Trip Report: Brown Mountain OHV Area

In the days of the old covered wagon,

When they camped on the flats for the night,

With the stars growing dim on the old high gorge rim,

They would watch for that Brown Mountain Light…


Seated within the Pisgah National Forest, Brown Mountain is a relatively nondescript ridge that lies along the Blue Ridge Mountain range.  The mountain itself is scenic but pales in comparison to some of the other nearby attractions such as Grandfather Mountain and Linville Falls.  So, you may be asking, why this place?

What Brown Mountain lacks in size and beauty it makes up for in mystique.  You may have noticed that this article started out with song lyrics.  Those words were written by bluegrass artist Scotty Wiseman (of the duo Lulu Belle and Scotty) and have since been covered by numerous country and bluegrass artists.  The song tells the tale of the Brown Mountain Lights, a phenomenon in which mysterious lights appear dancing along the mountain at nighttime and disappear without a trace.  The lights have been seen by numerous parties for hundreds of years and there has yet to be a definitive scientific explanation for their origin.  According to the song, long ago a man went out hunting on the mountain and never returned.  His slave set out searching for him and, as the story has it, the lights are that of the slave’s lantern, still looking for his long-lost master centuries later.

Another explanation for the lights comes from Native American folklore.  Around the year 1200 A.D., a fierce battle took place on the mountain between the Cherokee and Catawba tribes.  Cherokee legend claims that the lights are the spirits of the Cherokee widows who set out on the mountain searching for their slain husbands.

Scientists have tried to explain the lights but every plausible explanation they have come up with has been disproved.  The most popular hypothesis was that the lights were reflections from passing headlights from trains and automobiles in the nearby Catawba valley.  However, the lights appeared on the mountain well before the existence of automobiles and trains.  Further, the valley experienced a massive flood in 1916 in which the railroad bridges were wiped out and inoperative for months.  Nonetheless, the Brown Mountain Lights continued to appear and dance as normal.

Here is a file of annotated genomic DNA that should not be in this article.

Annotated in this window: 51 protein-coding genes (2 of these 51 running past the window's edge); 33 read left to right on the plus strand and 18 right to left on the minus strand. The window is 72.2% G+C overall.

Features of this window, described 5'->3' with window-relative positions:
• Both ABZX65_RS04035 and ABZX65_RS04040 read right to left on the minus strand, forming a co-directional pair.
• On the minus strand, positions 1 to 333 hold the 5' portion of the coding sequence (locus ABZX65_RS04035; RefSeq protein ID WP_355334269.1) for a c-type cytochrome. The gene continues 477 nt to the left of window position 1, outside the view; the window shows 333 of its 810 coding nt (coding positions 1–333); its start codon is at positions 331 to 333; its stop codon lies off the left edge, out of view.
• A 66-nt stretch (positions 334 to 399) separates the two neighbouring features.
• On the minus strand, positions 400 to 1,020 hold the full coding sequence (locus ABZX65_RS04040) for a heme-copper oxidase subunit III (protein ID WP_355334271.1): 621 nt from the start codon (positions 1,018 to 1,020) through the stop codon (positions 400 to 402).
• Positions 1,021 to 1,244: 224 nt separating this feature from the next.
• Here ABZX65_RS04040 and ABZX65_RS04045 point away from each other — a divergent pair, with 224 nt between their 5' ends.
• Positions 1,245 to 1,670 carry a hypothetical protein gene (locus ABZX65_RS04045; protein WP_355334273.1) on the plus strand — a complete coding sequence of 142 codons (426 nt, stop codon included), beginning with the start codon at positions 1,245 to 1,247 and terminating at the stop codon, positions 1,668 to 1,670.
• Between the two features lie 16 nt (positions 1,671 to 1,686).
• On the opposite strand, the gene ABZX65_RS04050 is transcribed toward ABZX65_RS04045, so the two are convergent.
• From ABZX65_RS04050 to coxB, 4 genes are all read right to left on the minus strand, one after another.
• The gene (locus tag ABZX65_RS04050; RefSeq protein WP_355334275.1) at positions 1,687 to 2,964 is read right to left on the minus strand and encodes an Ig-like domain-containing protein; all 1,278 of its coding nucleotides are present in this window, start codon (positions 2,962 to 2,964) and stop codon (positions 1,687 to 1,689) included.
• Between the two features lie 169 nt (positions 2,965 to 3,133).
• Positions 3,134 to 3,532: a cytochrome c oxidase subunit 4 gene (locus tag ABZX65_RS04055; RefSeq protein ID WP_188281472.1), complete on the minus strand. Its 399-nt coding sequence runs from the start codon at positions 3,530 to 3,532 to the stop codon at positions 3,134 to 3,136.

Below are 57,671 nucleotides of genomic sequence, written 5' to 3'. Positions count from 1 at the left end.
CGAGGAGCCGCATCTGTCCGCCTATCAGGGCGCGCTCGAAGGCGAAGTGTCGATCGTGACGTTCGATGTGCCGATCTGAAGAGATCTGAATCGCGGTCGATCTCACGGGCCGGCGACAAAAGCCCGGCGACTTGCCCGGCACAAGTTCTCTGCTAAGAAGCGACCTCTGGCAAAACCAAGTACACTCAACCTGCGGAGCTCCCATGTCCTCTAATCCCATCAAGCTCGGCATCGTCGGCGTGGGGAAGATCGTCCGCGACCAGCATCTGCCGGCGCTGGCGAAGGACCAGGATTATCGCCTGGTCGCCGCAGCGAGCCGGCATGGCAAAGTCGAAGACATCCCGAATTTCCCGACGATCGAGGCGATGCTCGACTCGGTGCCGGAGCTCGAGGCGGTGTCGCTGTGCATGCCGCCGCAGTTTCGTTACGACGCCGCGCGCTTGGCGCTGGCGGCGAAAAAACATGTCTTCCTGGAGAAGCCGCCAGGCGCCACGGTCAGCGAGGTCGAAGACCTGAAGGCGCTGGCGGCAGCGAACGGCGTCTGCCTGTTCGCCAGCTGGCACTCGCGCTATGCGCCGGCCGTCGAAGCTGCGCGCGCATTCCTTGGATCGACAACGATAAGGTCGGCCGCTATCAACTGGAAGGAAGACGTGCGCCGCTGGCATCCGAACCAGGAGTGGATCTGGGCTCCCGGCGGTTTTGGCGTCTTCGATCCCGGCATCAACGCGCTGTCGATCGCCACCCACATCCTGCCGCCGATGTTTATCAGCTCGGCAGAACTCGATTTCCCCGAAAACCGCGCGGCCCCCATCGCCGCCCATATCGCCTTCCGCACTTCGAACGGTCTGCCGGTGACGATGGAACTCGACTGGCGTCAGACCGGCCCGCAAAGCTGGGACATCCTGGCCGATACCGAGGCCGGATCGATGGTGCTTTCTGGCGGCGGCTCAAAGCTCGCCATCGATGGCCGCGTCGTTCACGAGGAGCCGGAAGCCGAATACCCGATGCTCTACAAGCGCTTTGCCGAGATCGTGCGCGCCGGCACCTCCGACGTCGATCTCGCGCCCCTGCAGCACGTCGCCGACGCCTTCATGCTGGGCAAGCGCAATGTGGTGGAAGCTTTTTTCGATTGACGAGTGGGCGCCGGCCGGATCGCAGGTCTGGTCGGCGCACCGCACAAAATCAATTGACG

Whatever the reason, none can argue that the lights don’t exist.  They have been photographed and captured in video thousands of times.  Here is an example pulled from YouTube:

As many of you know, overlanding is a different breed of offroading in which the principal goal is the journey itself.  It isn’t just about crawling over a boulder or making it through a mud bog.  It is about seeing new things and learning about the places you visit.  The history and folklore is one of the primary reasons I decided to check out Brown Mountain.  The other reason?  Brown Mountain is home to the only legal OHV area located within the Pisgah National Forest.

Having never been to Brown Mountain OHV area, I was reliant on what I could find online regarding its trails and difficulty.  Needless to say, it wasn’t much.  Basically everyone said it was mainly for ATVs and the OHV trails were boring.  Most of these folks, however, were in TJs and JKs on 35″ tires (or larger) and who had lockers.  From the pics online I could tell my TJ would be bored (after all, it’s on 35s and locked).  The XJ (with its 31″ tires and open differentials), however, was a different story.  I have built and am still building the XJ with overland travel in mind.  After about 5 minutes of online searching I came to a conclusion…this would be the perfect place to test the build.

I set out early in the morning for the mountain.  Once I arrived, I stopped into the Craig Mountain Farm General Store, purchased my trail pass, and hit the trails for the XJ’s inaugural run.

The Jeep performed near flawlessly.  It wasn’t the TJ but then again it isn’t supposed to be.  Only damage incurred was a slightly tweaked shackle that came down hard on a rock ledge.  The trip was a testament to the parts installed thus far and also opened my eyes to some necessary modifications in the future, namely skid plates.  I did not see the famed lights as my trip was just for the day.  However, a return is high on the priority list and the plan is to make it an overnight excursion.  Who knows, I just might catch a glimpse of the famous Brown Mountain Lights!

6 thoughts on “Trip Report: Brown Mountain OHV Area

  1. What are you measuring to come up with the 9″ mark? Your rocker, your diff, your bumper, etc.?

    I’ve seen pics of Subarus there but honestly don’t know if they made it to the top or turned around sooner. I would think it could be done with very careful line selection but I would expect some scrapes and damage underneath.

  2. How much ground clearance do you have? Do you think it would be passable in an Outback with almost 9″?

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